The New York Times reports that the International Monetary Fund [IMF], still struggling to find a replacement by June 30 for its former chief Dominique Strauss-Kahn [DSK], who resigned right after his arrest on sexual assault charges in New York, was hit recently by what computer experts call “a large and complicated cyberattack whose dimensions are still not known.”
The IMF, which handles financial crises around the globe and is the database of highly sensitive information regarding the monetary condition of its 187 member nations, informed its board of directors about the attack on Wednesday. But it didn’t make a public statement.
A number of senior officials with knowledge of the matter told the Times that the attack was equally sophisticated and serious. “This was a very major breach,” said one official, who asserted it had taken place during the last several months, even before DSK was arrested.
Asked about the actual reports of the computer attack late Friday, a spokesman for the Washington-based fund, David Hawley, declined to offer information or discuss the scope or dynamics of the breach.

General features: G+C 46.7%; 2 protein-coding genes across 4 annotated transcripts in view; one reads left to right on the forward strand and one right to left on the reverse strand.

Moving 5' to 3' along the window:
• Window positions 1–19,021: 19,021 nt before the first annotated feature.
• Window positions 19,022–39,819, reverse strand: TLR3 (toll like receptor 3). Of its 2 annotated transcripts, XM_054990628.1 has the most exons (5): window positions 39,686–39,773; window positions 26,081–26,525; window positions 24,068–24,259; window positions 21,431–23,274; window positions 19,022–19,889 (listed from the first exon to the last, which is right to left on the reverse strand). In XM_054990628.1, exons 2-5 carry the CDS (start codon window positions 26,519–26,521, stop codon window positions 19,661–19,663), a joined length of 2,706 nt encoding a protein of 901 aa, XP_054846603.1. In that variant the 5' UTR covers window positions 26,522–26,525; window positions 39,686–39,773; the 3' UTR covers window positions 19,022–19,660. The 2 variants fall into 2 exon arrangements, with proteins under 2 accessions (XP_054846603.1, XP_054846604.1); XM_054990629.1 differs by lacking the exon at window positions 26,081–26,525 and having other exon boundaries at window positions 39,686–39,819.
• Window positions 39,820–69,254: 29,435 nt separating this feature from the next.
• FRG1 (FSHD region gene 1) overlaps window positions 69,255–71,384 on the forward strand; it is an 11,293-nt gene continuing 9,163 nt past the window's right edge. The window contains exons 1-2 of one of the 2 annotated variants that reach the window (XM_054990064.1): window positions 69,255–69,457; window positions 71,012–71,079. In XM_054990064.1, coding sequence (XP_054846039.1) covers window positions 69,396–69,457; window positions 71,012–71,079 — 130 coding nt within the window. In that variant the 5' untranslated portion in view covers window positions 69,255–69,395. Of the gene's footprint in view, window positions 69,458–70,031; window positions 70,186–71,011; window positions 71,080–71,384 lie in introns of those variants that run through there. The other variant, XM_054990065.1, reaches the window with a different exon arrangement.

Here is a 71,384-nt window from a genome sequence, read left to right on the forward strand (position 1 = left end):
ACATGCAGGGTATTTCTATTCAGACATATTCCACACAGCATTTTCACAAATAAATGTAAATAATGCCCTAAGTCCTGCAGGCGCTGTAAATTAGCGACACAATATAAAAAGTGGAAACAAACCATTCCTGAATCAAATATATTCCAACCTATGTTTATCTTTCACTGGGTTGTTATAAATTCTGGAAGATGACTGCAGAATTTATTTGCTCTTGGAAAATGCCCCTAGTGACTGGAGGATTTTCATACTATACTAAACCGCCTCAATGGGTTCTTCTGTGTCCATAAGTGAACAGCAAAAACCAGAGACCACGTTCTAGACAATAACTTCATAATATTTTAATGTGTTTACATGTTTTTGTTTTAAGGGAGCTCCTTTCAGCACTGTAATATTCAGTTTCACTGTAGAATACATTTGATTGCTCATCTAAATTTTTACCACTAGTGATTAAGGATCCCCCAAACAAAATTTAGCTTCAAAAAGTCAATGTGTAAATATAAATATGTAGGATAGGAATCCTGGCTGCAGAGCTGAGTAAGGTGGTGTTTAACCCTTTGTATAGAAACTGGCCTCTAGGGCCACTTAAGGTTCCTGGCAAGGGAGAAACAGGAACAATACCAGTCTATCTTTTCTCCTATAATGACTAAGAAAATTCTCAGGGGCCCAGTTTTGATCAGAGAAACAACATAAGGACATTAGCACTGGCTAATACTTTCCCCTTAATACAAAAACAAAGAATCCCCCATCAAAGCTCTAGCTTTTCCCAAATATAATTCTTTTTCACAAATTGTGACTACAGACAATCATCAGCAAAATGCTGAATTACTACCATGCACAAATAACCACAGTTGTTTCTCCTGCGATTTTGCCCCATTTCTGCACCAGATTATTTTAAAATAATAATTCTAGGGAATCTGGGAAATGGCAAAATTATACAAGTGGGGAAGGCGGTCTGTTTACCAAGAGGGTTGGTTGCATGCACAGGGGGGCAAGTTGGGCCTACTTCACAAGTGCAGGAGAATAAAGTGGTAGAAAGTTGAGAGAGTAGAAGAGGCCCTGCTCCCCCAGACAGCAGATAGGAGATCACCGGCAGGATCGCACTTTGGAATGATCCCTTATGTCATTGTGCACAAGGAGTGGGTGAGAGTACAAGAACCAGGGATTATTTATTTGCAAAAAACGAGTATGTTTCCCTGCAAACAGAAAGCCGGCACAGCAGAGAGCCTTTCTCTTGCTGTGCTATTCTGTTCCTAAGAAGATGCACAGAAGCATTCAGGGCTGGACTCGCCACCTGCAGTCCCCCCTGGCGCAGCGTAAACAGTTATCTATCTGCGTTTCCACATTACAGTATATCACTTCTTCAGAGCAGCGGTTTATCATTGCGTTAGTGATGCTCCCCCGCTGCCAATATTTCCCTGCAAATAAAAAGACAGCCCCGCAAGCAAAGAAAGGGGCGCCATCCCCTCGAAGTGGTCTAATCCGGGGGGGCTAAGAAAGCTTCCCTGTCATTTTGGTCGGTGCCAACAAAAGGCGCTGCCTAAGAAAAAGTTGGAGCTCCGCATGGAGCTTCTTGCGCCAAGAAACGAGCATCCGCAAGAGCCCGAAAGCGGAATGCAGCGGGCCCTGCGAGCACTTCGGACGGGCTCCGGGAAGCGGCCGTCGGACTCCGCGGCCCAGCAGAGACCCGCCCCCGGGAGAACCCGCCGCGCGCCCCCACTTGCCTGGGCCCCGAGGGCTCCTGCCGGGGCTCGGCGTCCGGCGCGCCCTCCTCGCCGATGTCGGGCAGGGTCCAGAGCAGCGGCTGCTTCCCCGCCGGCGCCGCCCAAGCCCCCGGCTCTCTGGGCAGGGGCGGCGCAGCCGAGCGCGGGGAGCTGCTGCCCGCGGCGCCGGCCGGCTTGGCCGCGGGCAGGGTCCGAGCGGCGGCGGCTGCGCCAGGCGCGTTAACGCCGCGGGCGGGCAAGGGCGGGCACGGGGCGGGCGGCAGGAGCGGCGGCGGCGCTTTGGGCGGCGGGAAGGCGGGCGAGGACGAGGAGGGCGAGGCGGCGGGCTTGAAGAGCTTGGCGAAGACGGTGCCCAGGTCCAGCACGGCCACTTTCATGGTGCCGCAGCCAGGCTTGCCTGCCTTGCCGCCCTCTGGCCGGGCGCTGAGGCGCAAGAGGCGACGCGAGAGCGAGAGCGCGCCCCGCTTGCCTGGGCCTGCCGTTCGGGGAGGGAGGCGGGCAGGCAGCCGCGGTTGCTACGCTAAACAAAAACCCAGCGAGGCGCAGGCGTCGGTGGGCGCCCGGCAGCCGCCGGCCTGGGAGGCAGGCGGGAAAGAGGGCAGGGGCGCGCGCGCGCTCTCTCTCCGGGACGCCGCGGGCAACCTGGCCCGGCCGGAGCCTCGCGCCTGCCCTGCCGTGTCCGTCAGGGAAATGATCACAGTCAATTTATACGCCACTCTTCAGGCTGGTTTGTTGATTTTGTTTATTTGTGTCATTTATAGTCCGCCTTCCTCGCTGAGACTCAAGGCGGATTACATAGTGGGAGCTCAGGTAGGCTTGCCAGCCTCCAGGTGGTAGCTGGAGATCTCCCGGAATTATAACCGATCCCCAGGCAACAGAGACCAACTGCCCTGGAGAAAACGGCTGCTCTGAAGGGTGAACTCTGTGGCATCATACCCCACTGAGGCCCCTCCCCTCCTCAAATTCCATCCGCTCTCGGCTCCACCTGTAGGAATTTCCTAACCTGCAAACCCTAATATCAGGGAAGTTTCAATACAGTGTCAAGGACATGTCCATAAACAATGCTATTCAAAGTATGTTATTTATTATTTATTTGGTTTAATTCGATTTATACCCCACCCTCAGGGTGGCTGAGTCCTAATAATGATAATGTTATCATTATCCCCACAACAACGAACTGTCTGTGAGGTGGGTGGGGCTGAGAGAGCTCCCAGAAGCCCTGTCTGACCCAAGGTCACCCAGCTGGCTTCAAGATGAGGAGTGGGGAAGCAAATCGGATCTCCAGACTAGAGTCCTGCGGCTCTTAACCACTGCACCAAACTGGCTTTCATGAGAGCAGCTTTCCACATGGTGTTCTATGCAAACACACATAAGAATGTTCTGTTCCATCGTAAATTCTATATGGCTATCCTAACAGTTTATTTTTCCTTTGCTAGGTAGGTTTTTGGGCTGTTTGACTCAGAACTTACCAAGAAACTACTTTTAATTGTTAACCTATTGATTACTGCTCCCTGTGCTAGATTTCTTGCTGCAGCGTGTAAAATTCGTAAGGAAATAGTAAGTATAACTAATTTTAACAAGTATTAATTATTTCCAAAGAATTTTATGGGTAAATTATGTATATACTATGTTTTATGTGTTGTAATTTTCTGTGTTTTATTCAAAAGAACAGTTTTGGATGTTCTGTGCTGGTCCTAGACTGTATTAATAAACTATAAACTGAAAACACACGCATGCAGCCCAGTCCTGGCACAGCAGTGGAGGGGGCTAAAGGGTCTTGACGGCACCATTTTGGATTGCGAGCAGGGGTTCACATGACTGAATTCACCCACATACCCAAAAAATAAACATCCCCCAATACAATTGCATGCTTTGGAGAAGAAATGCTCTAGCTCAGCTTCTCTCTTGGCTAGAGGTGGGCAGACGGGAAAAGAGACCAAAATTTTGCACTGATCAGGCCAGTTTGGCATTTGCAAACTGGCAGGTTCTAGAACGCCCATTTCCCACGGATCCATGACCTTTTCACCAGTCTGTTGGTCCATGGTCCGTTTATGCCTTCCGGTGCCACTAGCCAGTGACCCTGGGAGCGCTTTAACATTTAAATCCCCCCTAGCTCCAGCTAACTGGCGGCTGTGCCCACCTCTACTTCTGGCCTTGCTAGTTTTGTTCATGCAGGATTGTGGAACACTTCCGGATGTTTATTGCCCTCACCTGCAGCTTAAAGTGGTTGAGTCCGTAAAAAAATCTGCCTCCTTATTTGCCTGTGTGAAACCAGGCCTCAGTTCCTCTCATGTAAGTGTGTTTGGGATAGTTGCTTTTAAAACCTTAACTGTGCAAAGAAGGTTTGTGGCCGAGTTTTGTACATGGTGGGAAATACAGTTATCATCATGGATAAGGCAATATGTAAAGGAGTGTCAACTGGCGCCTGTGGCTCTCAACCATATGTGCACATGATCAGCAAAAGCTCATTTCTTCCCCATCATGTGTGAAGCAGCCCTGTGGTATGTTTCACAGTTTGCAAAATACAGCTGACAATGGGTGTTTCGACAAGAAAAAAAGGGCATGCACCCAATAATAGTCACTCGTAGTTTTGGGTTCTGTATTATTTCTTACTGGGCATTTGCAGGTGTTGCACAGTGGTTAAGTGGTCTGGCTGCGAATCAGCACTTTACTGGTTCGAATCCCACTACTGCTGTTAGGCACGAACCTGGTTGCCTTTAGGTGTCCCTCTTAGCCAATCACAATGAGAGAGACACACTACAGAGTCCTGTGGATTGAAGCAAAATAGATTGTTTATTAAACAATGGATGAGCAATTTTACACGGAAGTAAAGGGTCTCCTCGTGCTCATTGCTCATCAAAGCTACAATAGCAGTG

“We are investigating an incident, and the fund is completely functional,” he said.
Because the fund continues to be at the center of economic bailout programs for Portugal, Greece, Ireland and now possibly Spain – and possesses very sensitive data on other nations which may be on the verge of crisis – its database, notes the Times, contains information that could be used to influence or trade currencies, bonds and other financial instruments in major exchanges around the world.
Earlier this month, the IMF said it had taken safety measures after hacktivist group known as “Anonymous” indicated its hackers would target the IMF web site in reaction to the rigorous austerity measures in its rescue package for Greece.
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